HT: I really want the audience to feel empowered and lifted, and to feel hope again. Everything that’s coming out in the news is so oppressive. It’s like a barrage. So even just to feel a glimmer of hope, or feel like, “Yeah! That’s really what I’d like to hear…” But also, “What can I do in my day-to-day life that provides steps toward that happening?” I think it’s going to do a lot of good. I always think that great art is something that is visually enticing (where the artist has created a visual language that welcomes all viewers), and then makes them think. This is what that does.
WW: Macon, what was your starting point?
MACON REED: I thought about creating a platform as starting point. I started paying attention to how the news was being attacked every day, journalists were being attacked around the world, and thought about this space, and the crazy symbols that are involved and thought to re-create that space and create a container for people to come and comment on it however they feel inspired to.
The news cycle has been going so fast—the shit show of different horrible things that’s happening every day. I didn’t know how to keep up in terms of responding in sync, so I’ve been working with this text, On Tyrrany: 20 Lessons From the 20th Century, that has 20 lessons from history about how to stop the rise of authoritarian regimes, and totalitarianism. Every day at SPRING/BREAK, at 1 and 4 p.m., we will have performances—everything from historians to performance artists, musicians, authors, ethics professors, etc.—to come in and do a performance or a lesson loosely based on those 20 prompts from On Tyranny…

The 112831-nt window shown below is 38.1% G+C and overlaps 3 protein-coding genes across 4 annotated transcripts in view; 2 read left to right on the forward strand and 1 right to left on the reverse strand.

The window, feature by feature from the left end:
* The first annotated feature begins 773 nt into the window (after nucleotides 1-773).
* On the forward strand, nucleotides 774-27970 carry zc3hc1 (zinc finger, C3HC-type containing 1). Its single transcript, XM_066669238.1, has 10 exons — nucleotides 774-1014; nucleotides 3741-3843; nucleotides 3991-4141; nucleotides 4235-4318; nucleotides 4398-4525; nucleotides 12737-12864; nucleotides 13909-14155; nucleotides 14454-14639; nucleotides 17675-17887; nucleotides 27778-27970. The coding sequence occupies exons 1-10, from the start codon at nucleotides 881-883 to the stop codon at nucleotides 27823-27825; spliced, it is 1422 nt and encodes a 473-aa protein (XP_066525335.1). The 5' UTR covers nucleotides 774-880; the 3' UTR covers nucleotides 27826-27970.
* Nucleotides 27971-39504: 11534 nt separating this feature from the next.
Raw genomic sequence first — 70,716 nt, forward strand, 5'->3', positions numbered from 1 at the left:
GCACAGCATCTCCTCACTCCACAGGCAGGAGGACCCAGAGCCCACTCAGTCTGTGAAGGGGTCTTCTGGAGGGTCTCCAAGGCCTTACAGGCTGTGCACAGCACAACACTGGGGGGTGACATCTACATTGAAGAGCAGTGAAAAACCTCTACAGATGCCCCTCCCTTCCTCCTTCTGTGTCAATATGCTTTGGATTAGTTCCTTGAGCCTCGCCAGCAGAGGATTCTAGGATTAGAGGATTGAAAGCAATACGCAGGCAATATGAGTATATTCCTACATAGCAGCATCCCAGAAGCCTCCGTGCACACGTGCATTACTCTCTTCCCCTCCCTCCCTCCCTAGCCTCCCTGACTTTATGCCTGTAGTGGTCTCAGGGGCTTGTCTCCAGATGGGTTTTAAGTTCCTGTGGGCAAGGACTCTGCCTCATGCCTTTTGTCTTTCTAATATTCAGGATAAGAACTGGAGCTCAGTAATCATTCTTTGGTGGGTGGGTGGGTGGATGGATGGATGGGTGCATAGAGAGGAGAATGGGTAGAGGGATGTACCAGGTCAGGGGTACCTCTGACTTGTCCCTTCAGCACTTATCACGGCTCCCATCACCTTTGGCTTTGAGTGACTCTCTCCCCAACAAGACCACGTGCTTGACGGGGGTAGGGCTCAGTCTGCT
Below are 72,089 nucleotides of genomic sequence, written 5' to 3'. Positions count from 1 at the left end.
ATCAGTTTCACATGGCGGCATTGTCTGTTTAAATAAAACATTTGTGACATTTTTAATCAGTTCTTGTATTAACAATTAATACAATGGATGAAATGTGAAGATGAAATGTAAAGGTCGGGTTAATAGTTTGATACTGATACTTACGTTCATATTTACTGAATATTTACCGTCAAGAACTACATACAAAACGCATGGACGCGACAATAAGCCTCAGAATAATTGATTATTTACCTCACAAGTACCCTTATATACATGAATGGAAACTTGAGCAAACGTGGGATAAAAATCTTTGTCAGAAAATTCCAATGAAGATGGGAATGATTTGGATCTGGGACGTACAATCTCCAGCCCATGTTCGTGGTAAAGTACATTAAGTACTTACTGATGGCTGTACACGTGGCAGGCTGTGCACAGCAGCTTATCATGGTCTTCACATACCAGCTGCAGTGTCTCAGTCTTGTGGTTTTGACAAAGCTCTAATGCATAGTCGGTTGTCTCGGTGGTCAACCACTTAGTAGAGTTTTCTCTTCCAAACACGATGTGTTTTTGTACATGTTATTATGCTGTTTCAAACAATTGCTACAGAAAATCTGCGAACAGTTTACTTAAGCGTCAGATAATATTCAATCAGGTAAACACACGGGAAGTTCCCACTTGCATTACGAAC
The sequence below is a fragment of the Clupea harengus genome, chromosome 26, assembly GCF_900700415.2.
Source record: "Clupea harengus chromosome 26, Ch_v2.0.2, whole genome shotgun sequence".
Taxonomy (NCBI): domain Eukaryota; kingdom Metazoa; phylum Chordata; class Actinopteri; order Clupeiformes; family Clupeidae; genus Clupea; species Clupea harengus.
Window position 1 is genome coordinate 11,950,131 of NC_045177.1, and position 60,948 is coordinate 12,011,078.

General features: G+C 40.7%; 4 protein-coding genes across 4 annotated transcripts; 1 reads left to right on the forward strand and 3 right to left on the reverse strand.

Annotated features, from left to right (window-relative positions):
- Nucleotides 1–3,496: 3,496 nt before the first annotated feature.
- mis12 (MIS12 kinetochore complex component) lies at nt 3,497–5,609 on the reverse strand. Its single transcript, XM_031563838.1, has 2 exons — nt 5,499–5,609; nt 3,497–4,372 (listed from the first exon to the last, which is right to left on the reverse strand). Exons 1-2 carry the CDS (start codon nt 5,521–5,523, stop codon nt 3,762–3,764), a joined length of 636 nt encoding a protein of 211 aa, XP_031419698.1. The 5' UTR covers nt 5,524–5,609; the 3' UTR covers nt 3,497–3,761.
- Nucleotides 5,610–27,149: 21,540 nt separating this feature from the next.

WW: Helen, tell us a bit about working with Howard. What is this “pharmacy?”